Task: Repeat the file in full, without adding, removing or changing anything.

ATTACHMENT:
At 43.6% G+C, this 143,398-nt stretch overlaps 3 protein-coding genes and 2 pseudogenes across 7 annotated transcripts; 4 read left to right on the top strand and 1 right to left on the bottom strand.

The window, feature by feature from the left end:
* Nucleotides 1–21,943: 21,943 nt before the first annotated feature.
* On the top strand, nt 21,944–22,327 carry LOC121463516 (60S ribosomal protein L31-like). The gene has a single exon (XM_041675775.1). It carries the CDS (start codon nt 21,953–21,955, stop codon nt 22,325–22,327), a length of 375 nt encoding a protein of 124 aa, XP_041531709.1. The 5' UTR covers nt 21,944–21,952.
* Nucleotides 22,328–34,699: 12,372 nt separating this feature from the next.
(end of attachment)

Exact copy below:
At 43.6% G+C, this 143,398-nt stretch overlaps 3 protein-coding genes and 2 pseudogenes across 7 annotated transcripts; 4 read left to right on the top strand and 1 right to left on the bottom strand.

The window, feature by feature from the left end:
* Nucleotides 1–21,943: 21,943 nt before the first annotated feature.
* On the top strand, nt 21,944–22,327 carry LOC121463516 (60S ribosomal protein L31-like). The gene has a single exon (XM_041675775.1). It carries the CDS (start codon nt 21,953–21,955, stop codon nt 22,325–22,327), a length of 375 nt encoding a protein of 124 aa, XP_041531709.1. The 5' UTR covers nt 21,944–21,952.
* Nucleotides 22,328–34,699: 12,372 nt separating this feature from the next.